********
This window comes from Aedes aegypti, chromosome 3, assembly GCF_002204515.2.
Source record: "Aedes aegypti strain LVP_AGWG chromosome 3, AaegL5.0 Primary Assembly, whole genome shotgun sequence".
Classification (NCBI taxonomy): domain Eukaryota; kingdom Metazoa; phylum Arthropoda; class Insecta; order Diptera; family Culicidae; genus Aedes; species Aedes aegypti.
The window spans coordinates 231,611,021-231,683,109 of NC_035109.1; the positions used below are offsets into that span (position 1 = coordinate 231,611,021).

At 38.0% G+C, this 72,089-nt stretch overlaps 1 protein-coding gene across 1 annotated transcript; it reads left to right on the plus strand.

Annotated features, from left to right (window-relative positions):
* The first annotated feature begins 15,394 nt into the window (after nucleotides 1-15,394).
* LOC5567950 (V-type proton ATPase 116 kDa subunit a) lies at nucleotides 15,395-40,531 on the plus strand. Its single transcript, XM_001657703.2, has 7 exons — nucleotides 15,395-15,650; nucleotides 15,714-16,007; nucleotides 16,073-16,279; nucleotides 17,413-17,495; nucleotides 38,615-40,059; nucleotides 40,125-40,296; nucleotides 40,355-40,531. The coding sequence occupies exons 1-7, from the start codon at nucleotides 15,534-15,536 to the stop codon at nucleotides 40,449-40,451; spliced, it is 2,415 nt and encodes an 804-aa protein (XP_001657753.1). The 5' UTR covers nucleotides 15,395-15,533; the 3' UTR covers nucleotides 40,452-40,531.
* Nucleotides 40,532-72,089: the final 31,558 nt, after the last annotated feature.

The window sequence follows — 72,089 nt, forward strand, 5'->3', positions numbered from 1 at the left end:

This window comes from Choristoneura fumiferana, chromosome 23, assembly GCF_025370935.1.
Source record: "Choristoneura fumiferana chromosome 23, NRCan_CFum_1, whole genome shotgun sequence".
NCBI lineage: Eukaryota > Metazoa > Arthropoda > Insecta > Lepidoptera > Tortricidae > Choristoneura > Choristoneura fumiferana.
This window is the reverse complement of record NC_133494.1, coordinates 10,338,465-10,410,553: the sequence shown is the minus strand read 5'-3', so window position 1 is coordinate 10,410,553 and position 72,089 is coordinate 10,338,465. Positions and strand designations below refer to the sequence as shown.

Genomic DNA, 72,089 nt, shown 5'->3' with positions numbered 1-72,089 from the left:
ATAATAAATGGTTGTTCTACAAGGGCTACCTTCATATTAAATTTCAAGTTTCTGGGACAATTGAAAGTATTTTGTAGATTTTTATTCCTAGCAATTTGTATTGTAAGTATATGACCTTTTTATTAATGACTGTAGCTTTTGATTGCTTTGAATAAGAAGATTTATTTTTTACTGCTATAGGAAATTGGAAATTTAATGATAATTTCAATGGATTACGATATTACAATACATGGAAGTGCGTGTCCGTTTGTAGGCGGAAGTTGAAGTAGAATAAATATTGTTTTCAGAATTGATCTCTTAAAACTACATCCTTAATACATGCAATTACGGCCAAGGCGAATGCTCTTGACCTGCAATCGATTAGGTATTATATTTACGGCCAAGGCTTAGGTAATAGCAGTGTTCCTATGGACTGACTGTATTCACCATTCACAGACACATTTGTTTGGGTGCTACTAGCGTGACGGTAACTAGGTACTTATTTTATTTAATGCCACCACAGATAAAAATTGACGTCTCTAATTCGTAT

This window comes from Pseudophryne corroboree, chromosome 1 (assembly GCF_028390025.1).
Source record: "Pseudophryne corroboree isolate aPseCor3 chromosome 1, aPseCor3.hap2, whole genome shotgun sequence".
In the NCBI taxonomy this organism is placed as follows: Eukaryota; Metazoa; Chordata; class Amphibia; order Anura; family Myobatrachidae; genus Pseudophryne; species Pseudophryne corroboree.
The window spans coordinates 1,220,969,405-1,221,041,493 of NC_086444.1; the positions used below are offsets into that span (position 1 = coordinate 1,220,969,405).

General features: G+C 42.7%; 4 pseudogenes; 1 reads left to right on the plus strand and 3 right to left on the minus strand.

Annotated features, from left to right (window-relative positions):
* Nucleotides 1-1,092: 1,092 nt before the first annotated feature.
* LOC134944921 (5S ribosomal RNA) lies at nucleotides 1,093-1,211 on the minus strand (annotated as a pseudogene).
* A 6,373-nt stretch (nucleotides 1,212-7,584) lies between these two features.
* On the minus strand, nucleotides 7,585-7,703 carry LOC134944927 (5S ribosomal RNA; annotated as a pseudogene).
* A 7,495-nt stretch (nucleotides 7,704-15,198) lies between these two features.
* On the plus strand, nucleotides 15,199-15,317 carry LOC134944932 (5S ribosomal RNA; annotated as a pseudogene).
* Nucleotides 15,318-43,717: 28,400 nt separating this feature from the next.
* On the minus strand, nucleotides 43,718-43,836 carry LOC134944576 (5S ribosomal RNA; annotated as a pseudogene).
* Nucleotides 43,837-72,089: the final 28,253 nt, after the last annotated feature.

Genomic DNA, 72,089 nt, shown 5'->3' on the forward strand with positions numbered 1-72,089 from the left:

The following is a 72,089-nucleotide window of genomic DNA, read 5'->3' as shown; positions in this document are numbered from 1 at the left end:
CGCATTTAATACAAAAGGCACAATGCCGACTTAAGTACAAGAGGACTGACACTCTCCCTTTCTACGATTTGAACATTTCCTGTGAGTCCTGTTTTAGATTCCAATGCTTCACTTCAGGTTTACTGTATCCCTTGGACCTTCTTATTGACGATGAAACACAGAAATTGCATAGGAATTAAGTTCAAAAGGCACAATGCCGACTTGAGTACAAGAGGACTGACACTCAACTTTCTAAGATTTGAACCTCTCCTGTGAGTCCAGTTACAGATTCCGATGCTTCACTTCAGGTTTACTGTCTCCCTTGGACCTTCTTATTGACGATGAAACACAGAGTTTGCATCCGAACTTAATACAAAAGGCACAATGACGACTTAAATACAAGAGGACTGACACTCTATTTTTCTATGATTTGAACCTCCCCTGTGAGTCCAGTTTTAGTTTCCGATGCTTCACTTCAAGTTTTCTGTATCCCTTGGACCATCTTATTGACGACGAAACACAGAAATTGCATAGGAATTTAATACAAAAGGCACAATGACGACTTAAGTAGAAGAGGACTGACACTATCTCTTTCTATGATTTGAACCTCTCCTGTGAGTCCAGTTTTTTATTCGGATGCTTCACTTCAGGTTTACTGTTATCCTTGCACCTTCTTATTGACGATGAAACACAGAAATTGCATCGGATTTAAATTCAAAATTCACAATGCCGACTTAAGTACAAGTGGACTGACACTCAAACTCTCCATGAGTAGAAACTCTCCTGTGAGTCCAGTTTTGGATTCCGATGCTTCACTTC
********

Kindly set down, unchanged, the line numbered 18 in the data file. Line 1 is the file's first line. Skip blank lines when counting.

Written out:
Source record: "Pseudophryne corroboree isolate aPseCor3 chromosome 1, aPseCor3.hap2, whole genome shotgun sequence".